November has seen some of the busiest days on record in University Hospital Limerick’s (UHL) history.
November 8 showed UHL experienced one of the highest rates of overcrowding ever recorded in a single hospital with 66 patients treated on trolleys and wards.
Some 449 patients were treated on trolleys and in corridors at UHL this November compared to 332 patients during the same period last year.
According to figures from the Irish Nurses and Midwives Organisation (INMO), the situation was just as bad in October when the figure reached 885, a huge increase on the 746 recorded the previous October.
Indications are that it will get even worse during the winter flu season where patient numbers are expected to increase.
A total of 339 more patients were treated this year in UHL compared to the same period last year. The total number of patients on trolleys from January to February 2015 were at 4,135 whilst 2016 has seen an increase to 4,474.
The hospital has come under fire in recent months for the delayed opening of the new emergency department at UHL, which has been postponed until next May.
Student Marisa Kennedy from Tipperary, who spent three days on a trolley in the emergency department in October, describes her experience as “a nightmare”.
“On the third day, I was admitted to a private room on a men’s ward. I had no privacy. The waiting room was ridiculously crowded, you couldn’t walk through A&E without bumping into people. People were hitting off my IV drip causing shooting pain down my arm; it was a horrible experience,” she said.
“I only saw a handful of nurses who had to deal with everyone. They gave me such great care and were always kind and patient. The doctors and nurses are fantastic, but the establishment they are working in is grossly unfit for purpose,” she continued.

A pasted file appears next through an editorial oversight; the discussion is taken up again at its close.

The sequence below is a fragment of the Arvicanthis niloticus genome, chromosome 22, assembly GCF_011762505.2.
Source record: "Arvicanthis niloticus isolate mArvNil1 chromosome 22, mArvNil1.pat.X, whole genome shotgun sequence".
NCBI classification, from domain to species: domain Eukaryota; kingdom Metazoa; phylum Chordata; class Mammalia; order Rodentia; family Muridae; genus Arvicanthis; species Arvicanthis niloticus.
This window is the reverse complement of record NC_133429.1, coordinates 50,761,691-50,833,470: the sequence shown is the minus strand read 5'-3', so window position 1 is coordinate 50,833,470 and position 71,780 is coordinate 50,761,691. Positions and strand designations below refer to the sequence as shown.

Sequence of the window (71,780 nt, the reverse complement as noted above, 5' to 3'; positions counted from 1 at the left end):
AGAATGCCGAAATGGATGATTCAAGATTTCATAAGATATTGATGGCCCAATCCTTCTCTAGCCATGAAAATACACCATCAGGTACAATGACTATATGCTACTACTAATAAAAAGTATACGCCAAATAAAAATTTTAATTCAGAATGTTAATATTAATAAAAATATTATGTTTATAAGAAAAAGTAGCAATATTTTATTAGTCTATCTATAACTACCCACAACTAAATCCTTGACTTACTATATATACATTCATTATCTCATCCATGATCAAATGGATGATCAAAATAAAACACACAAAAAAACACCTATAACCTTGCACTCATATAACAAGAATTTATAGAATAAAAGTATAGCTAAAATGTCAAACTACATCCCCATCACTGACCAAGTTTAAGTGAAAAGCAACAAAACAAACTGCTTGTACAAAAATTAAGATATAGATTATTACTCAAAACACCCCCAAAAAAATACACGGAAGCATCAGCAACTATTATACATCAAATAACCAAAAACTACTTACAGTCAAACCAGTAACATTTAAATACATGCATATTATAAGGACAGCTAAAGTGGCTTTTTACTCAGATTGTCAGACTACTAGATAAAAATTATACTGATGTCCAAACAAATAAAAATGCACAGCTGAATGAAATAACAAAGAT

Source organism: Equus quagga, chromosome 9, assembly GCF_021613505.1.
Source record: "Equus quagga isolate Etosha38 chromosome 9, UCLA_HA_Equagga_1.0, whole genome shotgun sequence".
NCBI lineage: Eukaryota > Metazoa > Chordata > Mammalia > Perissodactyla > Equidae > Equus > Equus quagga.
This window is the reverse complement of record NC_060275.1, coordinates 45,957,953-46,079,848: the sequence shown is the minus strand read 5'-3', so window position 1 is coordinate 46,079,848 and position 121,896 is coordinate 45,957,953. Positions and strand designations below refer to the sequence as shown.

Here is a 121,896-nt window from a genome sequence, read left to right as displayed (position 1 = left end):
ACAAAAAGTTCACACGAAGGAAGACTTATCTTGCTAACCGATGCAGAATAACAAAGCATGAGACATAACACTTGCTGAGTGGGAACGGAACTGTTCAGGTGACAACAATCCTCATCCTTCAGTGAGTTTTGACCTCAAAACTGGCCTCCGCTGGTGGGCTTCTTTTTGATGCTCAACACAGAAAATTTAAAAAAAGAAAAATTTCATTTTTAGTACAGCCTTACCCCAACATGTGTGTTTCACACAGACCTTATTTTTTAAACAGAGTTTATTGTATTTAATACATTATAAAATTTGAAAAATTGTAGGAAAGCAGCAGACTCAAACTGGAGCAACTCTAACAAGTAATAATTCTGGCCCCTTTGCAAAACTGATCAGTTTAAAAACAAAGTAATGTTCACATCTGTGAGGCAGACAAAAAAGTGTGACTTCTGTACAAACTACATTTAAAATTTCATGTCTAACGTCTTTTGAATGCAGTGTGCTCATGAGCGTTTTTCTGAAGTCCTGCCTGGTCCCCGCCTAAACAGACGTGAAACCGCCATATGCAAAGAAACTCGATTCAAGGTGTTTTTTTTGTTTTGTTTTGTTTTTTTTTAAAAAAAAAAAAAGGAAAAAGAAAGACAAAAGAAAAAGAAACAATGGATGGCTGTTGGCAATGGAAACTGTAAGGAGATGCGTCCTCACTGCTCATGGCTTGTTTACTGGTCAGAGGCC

The situation in the hospital is “unmanageable” according to a newly qualified nurse who does not wish to be named. “I go to work every day with a sense of dread as to what will be waiting for me. I love my job but, being as short-staffed as we are, it is extremely difficult to work hard and fast while also giving the highest standard of care,” she said.
“We had to call down our health and safety officer and fire officer to A&E due to the dangerous situation we were left in. Trolleys were blocking doors and fire escapes; doors to trauma and resuscitation rooms were almost inaccessible due to the crowds, it’s unbelievable,” she continued.
Although the new emergency department will be a welcome development, she says there are still concerns over how it will be staffed.
INMO Industrial Relations Officer Mary Fogarty said the situation at UHL has “significantly deteriorated” and the “shortage of nurses and beds was a significant contributory factor to the inability of the HSE to contain the spread of infection”.